(CN) – A majority of Americans think the federal government is not doing enough to protect the environment, the Pew Research Center reported Monday, but preferred solutions to those problems are divided along party lines.
In a survey of more than 2,500 adults between March 27 and April 9, Pew researchers found that 57 to 69 percent of respondents felt that the federal government has done too little to protect the environment in five categories. However, those averages obscure a stark partisan divide in how to regulate environmental protections.
For example, while 93 percent of Democratic respondents felt that the federal government is doing too little to reduce the effects of climate change, only 22 percent of Republicans said the same.
Similar results were found in other categories on the question of the government doing too little, including water quality (91 percent of Democrats compared to 39 percent of Republicans), air quality (89 versus 26 percent), animal protections (87 versus 33 percent) and national park protections (83 versus 26 percent).
Such contrasts align with Republican support for continued use of fossil fuels. Overall, Republican respondents tended to favor any and every energy solution, whereas Democrats favored only renewable energy sources.
While a majority of respondents from both parties favored increased utilization of solar and wind power solutions, most Republicans said they support fossil fuel extraction, including offshore drilling, hydraulic fracturing and coal mining,
A stark minority of Democrats agreed. Twenty-two percent of Democrats surveyed said they support offshore drilling, 25 percent support hydraulic fracturing, and 20 percent support coal mining.
According to the Pew study, Americans from both parties are aligned closely on nuclear power, with 53 percent of Republicans and 39 percent of Democrats in support of more nuclear power plants.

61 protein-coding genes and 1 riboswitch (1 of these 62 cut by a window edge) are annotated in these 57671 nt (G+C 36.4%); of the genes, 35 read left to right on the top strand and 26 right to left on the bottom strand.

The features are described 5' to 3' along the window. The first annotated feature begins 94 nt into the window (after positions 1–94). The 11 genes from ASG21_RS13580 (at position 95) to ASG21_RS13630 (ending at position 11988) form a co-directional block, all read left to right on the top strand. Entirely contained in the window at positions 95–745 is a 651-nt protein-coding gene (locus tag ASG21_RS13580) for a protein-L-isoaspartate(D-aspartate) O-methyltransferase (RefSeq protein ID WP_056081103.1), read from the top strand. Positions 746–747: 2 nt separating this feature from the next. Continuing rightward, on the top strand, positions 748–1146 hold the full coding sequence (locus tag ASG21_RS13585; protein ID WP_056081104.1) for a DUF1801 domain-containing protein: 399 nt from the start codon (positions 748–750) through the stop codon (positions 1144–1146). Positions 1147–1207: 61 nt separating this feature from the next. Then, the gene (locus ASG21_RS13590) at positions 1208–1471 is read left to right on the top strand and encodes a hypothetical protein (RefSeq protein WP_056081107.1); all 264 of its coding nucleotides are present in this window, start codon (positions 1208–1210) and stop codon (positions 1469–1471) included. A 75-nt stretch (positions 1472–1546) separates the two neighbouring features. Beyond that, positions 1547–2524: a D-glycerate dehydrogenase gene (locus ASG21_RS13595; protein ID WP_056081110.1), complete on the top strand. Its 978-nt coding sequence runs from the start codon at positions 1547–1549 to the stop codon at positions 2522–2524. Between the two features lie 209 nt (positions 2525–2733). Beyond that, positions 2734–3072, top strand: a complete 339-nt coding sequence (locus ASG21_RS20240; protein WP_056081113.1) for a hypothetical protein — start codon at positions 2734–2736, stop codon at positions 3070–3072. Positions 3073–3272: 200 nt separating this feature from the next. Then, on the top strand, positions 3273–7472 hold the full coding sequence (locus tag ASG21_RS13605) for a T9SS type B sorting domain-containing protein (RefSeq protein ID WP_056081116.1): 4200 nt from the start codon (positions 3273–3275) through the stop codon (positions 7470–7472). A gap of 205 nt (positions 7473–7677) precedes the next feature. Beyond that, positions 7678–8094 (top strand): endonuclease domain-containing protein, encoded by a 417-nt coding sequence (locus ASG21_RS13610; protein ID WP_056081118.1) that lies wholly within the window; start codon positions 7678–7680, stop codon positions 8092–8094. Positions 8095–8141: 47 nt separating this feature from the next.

A majority from both parties found a number of categories to be priorities for U.S. energy policy, though Republican respondents were more favorable in reducing foreign sources (80 of Republicans versus 61 percent of Democrats), reducing consumer prices (71 versus 61 percent) and job creation (59 versus 56 percent).
Democratic respondents were more favorable to utilization of renewable sources (80 percent of Democrats versus 59 percent of Republicans), which lends itself to increased support for protecting the environment (83 versus 56 percent).
An overall majority of Americans surveyed by Pew said they felt that more environmental regulations were necessary, but 65 percent of Republicans said they believe that the private marketplace would begin relying on renewable sources without governmental intervention, while 72 percent of Democrats felt that regulations were necessary nonetheless.
The data from the Pew survey showed a connection between the belief in the need for more environmental regulations and acceptance of climate change.
Only 18 percent of conservative Republicans said they believe climate change has been caused by human activity, whereas 46 percent believe the changes were part of a “natural pattern.” Thirty-six percent of conservative respondents believe there is no solid evidence of global warming.
In contrast, 83 percent of liberal Democrats said they believe climate change was caused by human activity, only 15 percent believe it to be a natural pattern and just 2 percent believe there is no solid evidence of warming.
While 40 percent of conservative Republican respondents believe that scientists have warned about climate change’s long-term effects, only 18 percent agreed with their findings. In contrast, 88 percent of liberal Democrats acknowledge scientists’ warnings and 83 percent agree with them.
However, a 59-percent majority of all respondents acknowledge that climate change has affected their communities directly, including weather and temperature changes and plant damage.
According to the National Oceanic and Atmospheric Administration, swaths of the U.S. southern coastlines saw record high temperatures in 2017.
Additionally, the West Coast and states surrounding the Great Lakes saw record levels of rainfall last year. Arid states such as Montana and Wyoming saw record dry spells.
Ultimately, Republicans and Democrats might see the root of their divide not in the environment itself, but in how regulations might affect the economy.
A 66-percent majority of conservative Republicans said they believe that environmental regulations would hurt the U.S. economy, whereas 53 percent of liberal Democrats said regulations would help the economy.
The data overlap suggests that conservatives are more likely to believe that climate change is either overblown or less relevant than a booming economy, whereas liberals are more likely to prioritize environmental protections above job creation, particularly in the fossil fuel industry.